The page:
The example device 200 can also include one or more cameras 220, 222 or other image capture devices for capturing image data, including data for light reflected in the ambient or infrared spectrums, for example. One or more cameras can be included on an exterior of the device to help with motion tracking and determining environmental conditions. For example, locations of light sources, intensity of surrounding ambient light, objects or persons nearby, or any of various other objects or conditions can be determined that can be incorporated into the virtual reality scene, such as to make the lighting environmentally appropriate or to include things located around the user, among other such options. As mentioned, tracking the motion of objects represented in the captured image data can help with motion tracking as well, as rotation and translation data of surrounding objects can give an indication of the movement of the device itself.
Further, the inclusion of one or more cameras 220, 222 on the inside of the device can help to determine information such as the expression or gaze direction of the user. In this example, the device can include at least one IR emitter 224, such as an IR LED, that is capable of emitting IR radiation inside the device that can be reflected by the user. IR can be selected because it is not visible to the user, and thus will not be a distraction, and also does not pose any health risks to the user. The IR emitter 224 can emit radiation that can be reflected by the user’s face and detected by one or more IR detectors or other image capture elements 220, 222. In some embodiments the captured image data can be analyzed to determine the expression of the user, as may be determinable by variations in the relative locations of facial features of the user represented in the captured image data. In some embodiments, the location of the user’s pupils can be determined (as discussed elsewhere herein), which can enable a determination of the gaze direction of the user. The gaze direction of the user can, in some embodiments, affect how objects near to, or away from, the center of the user’s field of view are rendered.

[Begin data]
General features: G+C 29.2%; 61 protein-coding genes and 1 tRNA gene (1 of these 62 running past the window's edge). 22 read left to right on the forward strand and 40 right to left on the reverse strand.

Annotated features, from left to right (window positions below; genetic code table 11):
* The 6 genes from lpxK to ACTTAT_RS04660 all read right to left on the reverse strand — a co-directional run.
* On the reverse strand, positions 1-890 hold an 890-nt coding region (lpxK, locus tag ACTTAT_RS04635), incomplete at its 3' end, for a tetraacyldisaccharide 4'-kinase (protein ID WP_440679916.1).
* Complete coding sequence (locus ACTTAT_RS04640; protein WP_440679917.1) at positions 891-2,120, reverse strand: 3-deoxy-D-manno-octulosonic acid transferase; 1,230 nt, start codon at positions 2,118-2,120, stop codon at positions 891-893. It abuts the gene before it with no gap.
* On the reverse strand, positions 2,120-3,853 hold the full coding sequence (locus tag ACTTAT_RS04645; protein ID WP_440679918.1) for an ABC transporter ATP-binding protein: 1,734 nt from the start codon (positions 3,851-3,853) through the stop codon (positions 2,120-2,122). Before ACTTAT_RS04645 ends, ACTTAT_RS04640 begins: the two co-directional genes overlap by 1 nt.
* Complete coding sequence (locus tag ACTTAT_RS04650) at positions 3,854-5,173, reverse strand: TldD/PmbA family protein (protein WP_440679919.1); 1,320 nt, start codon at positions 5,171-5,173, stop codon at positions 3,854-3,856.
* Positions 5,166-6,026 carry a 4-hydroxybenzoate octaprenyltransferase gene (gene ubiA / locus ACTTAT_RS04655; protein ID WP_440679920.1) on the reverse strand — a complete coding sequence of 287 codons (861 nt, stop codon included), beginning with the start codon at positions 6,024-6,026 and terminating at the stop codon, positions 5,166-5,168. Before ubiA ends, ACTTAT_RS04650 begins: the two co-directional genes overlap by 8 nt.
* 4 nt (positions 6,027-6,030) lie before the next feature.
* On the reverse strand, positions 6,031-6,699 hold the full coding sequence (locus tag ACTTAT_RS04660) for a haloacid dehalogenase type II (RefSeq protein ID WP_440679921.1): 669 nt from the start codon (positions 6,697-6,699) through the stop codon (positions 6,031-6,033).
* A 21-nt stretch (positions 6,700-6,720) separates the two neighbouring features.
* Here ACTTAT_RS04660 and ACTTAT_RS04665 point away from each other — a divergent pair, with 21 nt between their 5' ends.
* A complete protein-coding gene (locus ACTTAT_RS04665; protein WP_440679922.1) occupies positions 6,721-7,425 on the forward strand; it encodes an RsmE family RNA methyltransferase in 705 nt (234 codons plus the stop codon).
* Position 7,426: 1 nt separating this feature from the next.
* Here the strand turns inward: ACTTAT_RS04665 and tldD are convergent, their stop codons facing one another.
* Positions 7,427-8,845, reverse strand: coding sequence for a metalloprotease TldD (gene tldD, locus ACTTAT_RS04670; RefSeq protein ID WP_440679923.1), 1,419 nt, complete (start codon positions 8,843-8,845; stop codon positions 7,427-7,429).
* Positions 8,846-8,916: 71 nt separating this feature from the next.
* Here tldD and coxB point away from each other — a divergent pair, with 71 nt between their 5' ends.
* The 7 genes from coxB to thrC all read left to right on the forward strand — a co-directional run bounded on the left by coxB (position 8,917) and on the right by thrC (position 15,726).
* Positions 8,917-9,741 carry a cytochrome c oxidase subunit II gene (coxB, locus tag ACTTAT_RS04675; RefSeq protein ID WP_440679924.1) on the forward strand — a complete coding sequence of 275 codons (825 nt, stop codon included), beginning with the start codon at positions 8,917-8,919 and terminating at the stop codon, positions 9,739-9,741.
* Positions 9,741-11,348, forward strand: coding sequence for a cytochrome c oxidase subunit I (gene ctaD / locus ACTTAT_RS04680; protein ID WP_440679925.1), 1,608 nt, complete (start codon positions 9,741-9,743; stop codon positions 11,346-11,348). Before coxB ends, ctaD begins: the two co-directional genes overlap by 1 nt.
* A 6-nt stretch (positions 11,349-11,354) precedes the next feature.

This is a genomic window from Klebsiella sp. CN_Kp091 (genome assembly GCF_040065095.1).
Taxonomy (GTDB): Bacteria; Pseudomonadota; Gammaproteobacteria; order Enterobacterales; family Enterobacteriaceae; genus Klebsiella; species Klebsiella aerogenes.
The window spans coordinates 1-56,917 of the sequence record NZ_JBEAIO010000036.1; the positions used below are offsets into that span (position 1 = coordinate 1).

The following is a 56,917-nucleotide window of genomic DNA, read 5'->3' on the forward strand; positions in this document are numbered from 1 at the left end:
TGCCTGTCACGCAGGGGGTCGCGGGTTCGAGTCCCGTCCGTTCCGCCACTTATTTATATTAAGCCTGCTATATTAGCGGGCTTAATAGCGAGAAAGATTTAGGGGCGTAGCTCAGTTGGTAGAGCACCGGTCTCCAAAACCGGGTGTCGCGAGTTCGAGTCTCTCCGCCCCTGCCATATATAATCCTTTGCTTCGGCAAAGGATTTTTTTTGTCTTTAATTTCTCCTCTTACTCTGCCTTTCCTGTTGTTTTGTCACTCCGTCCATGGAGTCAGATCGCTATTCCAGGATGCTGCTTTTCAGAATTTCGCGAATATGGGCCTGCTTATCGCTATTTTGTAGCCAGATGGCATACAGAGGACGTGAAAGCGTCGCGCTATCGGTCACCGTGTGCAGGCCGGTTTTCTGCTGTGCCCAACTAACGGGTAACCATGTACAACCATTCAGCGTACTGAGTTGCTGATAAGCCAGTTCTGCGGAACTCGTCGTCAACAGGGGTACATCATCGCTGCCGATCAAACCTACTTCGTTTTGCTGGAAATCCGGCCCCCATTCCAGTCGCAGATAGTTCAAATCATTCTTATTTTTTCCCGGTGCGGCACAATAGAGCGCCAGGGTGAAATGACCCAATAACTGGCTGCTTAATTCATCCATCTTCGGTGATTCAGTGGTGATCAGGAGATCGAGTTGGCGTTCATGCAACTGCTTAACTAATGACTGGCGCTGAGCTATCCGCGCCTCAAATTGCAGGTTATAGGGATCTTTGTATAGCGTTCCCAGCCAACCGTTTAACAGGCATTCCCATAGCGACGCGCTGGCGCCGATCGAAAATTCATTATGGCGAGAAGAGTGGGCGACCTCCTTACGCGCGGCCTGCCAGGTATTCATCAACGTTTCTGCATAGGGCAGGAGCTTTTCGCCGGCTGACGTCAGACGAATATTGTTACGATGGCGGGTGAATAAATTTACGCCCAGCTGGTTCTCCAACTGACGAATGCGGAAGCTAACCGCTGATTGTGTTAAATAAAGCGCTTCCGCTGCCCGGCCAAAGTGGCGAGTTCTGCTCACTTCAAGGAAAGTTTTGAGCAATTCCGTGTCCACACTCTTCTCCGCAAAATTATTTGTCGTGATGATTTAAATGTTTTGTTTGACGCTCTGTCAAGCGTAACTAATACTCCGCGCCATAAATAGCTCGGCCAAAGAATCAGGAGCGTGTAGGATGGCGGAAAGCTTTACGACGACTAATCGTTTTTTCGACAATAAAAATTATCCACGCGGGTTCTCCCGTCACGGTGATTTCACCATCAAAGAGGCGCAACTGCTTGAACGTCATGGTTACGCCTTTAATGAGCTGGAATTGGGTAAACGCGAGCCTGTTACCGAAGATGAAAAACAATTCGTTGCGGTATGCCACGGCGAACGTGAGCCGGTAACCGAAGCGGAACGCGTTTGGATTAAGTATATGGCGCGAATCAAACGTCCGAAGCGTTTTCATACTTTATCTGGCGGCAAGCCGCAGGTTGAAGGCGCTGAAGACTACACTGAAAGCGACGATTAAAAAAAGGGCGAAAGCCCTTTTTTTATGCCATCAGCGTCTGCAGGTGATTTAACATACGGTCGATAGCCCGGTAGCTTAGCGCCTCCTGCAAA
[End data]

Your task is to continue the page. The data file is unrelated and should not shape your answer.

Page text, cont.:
As mentioned, the nose to be rendered in the virtual reality environment can be selected, generated, or otherwise determined so as to be appropriate for the particular user. FIGS. 3A, 3B, and 3C illustrate example nose renderings 300 that can be utilized in accordance with various embodiments. As illustrated, the noses appropriate for different users can have many different characteristics, including different overall sizes and shapes, as well as different sizes and shapes of specific portions such as the bridge, tip, and nostrils. The size, shape, and location of the nostril bump can be important as to how the nose is perceived in various circumstances. Other factors can vary by user as well, such as reflectivity (based on oil levels of the skin), texture, etc. In some embodiments a user can be presented with various options and tasked with selecting a virtual nose that most closely matches the user’s nose. This can include, for example, being presented with a set of nose shapes such as illustrated in FIGS. 3A-3C, whereby the user can select one of the noses as being most appropriate. In some embodiments the user may have the ability to modify the shape of the selected nose, such as to adjust a size or shape of a portion of the nose, which can affect the underlying nose model used for rendering. The user can also have the option of selecting a color for the nose, such as by selecting one of a set of colors or using a slider bar to select an appropriate color from a palette, among other such options. The nose shape and size data can be stored as nose model data and the color stored as texture data (or other such data) for the user for use in rendering virtual content with a device such as that described with respect to FIG. 2.